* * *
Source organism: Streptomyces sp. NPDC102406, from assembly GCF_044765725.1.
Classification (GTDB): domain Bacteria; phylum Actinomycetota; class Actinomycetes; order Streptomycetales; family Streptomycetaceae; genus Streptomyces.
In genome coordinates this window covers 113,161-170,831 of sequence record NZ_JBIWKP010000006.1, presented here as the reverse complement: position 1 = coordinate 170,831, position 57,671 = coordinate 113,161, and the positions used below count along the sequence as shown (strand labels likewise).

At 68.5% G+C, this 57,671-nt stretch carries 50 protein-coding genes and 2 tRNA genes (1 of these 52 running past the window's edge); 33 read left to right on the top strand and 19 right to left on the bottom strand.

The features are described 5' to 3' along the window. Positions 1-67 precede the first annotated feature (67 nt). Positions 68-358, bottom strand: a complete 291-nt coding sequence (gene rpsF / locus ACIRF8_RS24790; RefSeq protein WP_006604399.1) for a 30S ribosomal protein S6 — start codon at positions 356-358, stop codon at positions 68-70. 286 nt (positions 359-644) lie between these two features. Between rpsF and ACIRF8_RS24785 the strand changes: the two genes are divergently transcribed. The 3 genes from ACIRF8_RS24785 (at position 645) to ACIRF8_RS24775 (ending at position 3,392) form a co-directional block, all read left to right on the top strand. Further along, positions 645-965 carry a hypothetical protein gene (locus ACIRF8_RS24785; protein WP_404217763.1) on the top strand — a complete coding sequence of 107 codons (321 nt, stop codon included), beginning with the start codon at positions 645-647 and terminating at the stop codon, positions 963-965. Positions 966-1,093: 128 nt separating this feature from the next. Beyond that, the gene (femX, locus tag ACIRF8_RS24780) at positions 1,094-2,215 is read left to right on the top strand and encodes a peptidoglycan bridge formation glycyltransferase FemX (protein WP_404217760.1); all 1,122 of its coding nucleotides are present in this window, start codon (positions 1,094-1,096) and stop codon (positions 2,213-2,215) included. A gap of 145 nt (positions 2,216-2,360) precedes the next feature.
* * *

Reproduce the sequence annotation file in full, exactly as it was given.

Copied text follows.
Source organism: Streptomyces sp. NPDC102406, from assembly GCF_044765725.1.
Classification (GTDB): domain Bacteria; phylum Actinomycetota; class Actinomycetes; order Streptomycetales; family Streptomycetaceae; genus Streptomyces.
In genome coordinates this window covers 113,161-170,831 of sequence record NZ_JBIWKP010000006.1, presented here as the reverse complement: position 1 = coordinate 170,831, position 57,671 = coordinate 113,161, and the positions used below count along the sequence as shown (strand labels likewise).

At 68.5% G+C, this 57,671-nt stretch carries 50 protein-coding genes and 2 tRNA genes (1 of these 52 running past the window's edge); 33 read left to right on the top strand and 19 right to left on the bottom strand.

The features are described 5' to 3' along the window. Positions 1-67 precede the first annotated feature (67 nt). Positions 68-358, bottom strand: a complete 291-nt coding sequence (gene rpsF / locus ACIRF8_RS24790; RefSeq protein WP_006604399.1) for a 30S ribosomal protein S6 — start codon at positions 356-358, stop codon at positions 68-70. 286 nt (positions 359-644) lie between these two features. Between rpsF and ACIRF8_RS24785 the strand changes: the two genes are divergently transcribed. The 3 genes from ACIRF8_RS24785 (at position 645) to ACIRF8_RS24775 (ending at position 3,392) form a co-directional block, all read left to right on the top strand. Further along, positions 645-965 carry a hypothetical protein gene (locus ACIRF8_RS24785; protein WP_404217763.1) on the top strand — a complete coding sequence of 107 codons (321 nt, stop codon included), beginning with the start codon at positions 645-647 and terminating at the stop codon, positions 963-965. Positions 966-1,093: 128 nt separating this feature from the next. Beyond that, the gene (femX, locus tag ACIRF8_RS24780) at positions 1,094-2,215 is read left to right on the top strand and encodes a peptidoglycan bridge formation glycyltransferase FemX (protein WP_404217760.1); all 1,122 of its coding nucleotides are present in this window, start codon (positions 1,094-1,096) and stop codon (positions 2,213-2,215) included. A gap of 145 nt (positions 2,216-2,360) precedes the next feature.